In case of emergency, play these browser wargames

Don’t ask me how I know, I just know. At some point in the future, you will find yourself in a Frozen-themed internet cafe in downtown Harare. You will be bored and craving tactical/strategic interactive entertainment. Your fingers will hover over the grubby keyboard in front of you while you desperately try to remember the names of the three free browser-based wargames I’m about to recommend.

Battle for Moscow

The Wehrmacht’s finest are only seven hexagons from the Soviet capital at the start of this short but masterly Operation Typhoon recreation. Thanks to ingenious rules devised in the mid-Eighties by Frank Chadwick, and able Red Army AI coded a few years ago by Oberlabs, eliminating that gap in the seven turns available is every bit as difficult as it should be.

Impressively, the CPU is just as comfortable orchestrating the invaders as it is orchestrating the invadees. Watching it manoeuvre and reinforce units, and weigh up odds before launching attacks, you may well find yourself asking “Why wasn’t digital Battle for Moscow the start of something big?”.

Although turn phasing is minimal, chits (which generally represent German corps and Soviet armies) are unstackable and have only two strength steps, and combat factors such as morale and weather are sketched with an extremely light touch, the IGOUGO action is utterly believable. Engagement outcomes are determined with one virtual six-sided dice. The more uneven the odds the more likely it is you’ll witness step losses and retreats. Assault across rivers or into forest or city hexes, and the highlighted column on the 36-cell Combat Results Table shuffles left to reflect your ambition/folly.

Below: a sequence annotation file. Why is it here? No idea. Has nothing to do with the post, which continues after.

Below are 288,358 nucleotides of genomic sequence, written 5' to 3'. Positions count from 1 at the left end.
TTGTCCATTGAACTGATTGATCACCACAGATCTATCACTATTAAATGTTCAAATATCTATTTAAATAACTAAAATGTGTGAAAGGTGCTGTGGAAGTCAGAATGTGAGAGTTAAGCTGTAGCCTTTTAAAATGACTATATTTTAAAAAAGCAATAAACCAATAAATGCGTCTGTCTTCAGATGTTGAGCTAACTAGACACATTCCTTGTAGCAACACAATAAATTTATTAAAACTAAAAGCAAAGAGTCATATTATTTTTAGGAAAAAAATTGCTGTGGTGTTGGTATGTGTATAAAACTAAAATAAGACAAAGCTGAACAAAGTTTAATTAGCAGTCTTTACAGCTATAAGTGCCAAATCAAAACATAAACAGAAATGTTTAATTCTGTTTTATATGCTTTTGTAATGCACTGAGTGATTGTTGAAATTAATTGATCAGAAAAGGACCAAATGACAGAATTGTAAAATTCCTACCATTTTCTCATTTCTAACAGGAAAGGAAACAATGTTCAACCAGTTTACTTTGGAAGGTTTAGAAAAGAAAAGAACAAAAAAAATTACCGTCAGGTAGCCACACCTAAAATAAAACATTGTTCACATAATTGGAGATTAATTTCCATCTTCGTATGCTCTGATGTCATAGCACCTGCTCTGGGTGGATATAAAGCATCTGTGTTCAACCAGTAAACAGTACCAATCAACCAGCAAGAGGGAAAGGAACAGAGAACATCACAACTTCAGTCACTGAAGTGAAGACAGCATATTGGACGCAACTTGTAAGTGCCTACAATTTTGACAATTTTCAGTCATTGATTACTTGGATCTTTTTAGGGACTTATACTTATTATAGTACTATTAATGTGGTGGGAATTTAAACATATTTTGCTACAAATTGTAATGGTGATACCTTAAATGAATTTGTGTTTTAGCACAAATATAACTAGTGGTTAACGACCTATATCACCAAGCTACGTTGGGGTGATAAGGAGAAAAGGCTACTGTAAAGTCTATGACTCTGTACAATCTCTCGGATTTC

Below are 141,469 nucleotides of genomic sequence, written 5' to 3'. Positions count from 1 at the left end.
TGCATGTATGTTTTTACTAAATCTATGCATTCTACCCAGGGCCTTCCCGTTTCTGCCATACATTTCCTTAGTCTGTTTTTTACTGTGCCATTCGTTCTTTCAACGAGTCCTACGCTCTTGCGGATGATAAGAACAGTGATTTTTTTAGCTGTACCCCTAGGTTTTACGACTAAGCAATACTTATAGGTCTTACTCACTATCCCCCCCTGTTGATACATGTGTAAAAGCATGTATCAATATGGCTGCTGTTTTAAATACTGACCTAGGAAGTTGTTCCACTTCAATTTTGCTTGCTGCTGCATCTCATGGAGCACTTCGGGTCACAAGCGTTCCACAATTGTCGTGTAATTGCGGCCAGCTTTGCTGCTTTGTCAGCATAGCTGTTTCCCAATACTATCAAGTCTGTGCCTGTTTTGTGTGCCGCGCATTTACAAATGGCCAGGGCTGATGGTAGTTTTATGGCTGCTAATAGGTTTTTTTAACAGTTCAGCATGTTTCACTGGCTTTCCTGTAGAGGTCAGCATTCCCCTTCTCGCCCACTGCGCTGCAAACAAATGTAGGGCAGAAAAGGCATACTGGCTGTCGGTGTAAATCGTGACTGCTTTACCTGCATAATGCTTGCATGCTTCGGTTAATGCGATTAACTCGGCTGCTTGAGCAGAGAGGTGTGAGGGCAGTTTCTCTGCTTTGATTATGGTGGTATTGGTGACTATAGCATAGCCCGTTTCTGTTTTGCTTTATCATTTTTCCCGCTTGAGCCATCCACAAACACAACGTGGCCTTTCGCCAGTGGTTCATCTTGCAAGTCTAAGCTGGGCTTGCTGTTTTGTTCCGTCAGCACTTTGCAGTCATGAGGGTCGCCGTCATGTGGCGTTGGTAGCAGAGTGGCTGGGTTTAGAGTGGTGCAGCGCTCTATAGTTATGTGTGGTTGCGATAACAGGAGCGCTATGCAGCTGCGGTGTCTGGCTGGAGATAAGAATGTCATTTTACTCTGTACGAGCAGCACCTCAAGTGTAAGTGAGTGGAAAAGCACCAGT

Potential gateway wargames need legible graphics and simple, always-at-hand rules. They require low unit counts and relatively short scenario durations. Battle for Moscow possesses all of these things. Indeed, the only potential pitfalls for newcomers are untoggleable NATO symbols on counters and a misleading button label on the main screen. Don’t choose the ‘Solitaire/Hotseat’ option, click either the German or Soviet start button below to launch a game against that excellent AI opponent.


Like Battle for Moscow, RogueMek deserved fame and offspring but, as far as I know, ended up with neither. Eric ‘CapperDeluxe’ H’s gripping TBT boasts lively AI, and a plethora of different mech and weapon types. More importantly it generates colourful combat dramas with machine-like efficiency.

In this fast-playing and friendly futuristic fracas sim, in addition to being lasered, missiled, autocannoned, or flamethrowered into oblivion, your bipedal ride can be punched, kicked, charged or stomped to death. Hapless mechs can also wind up prone, legless, and – in both senses of the word – disarmed . Allow your steed to overheat, and an automatic shutdown or catastrophic ammo explosion could be the result.